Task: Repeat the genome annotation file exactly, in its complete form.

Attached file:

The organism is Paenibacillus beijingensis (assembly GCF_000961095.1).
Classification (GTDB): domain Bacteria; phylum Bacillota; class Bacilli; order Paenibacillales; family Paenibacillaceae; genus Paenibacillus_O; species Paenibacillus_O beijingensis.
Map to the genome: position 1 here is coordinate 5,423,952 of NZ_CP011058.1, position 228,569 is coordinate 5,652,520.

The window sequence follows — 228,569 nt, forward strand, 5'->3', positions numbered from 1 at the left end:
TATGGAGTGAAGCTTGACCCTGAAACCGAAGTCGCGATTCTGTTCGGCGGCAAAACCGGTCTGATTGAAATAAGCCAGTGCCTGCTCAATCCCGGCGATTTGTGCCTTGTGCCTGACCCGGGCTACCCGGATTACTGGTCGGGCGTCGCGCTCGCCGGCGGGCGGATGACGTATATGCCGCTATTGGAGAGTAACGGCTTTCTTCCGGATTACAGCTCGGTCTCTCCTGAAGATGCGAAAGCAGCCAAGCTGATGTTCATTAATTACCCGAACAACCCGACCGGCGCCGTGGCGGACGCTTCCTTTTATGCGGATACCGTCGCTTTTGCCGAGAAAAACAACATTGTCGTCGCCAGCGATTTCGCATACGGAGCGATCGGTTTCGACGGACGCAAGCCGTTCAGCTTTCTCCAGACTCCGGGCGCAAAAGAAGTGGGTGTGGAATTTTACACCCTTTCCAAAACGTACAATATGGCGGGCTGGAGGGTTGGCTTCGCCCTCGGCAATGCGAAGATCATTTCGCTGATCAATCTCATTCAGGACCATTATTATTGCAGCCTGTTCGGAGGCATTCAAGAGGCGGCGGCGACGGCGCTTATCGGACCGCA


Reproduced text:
The organism is Paenibacillus beijingensis (assembly GCF_000961095.1).
Classification (GTDB): domain Bacteria; phylum Bacillota; class Bacilli; order Paenibacillales; family Paenibacillaceae; genus Paenibacillus_O; species Paenibacillus_O beijingensis.
Map to the genome: position 1 here is coordinate 5,423,952 of NZ_CP011058.1, position 228,569 is coordinate 5,652,520.

The window sequence follows — 228,569 nt, forward strand, 5'->3', positions numbered from 1 at the left end:
TATGGAGTGAAGCTTGACCCTGAAACCGAAGTCGCGATTCTGTTCGGCGGCAAAACCGGTCTGATTGAAATAAGCCAGTGCCTGCTCAATCCCGGCGATTTGTGCCTTGTGCCTGACCCGGGCTACCCGGATTACTGGTCGGGCGTCGCGCTCGCCGGCGGGCGGATGACGTATATGCCGCTATTGGAGAGTAACGGCTTTCTTCCGGATTACAGCTCGGTCTCTCCTGAAGATGCGAAAGCAGCCAAGCTGATGTTCATTAATTACCCGAACAACCCGACCGGCGCCGTGGCGGACGCTTCCTTTTATGCGGATACCGTCGCTTTTGCCGAGAAAAACAACATTGTCGTCGCCAGCGATTTCGCATACGGAGCGATCGGTTTCGACGGACGCAAGCCGTTCAGCTTTCTCCAGACTCCGGGCGCAAAAGAAGTGGGTGTGGAATTTTACACCCTTTCCAAAACGTACAATATGGCGGGCTGGAGGGTTGGCTTCGCCCTCGGCAATGCGAAGATCATTTCGCTGATCAATCTCATTCAGGACCATTATTATTGCAGCCTGTTCGGAGGCATTCAAGAGGCGGCGGCGACGGCGCTTATCGGACCGCA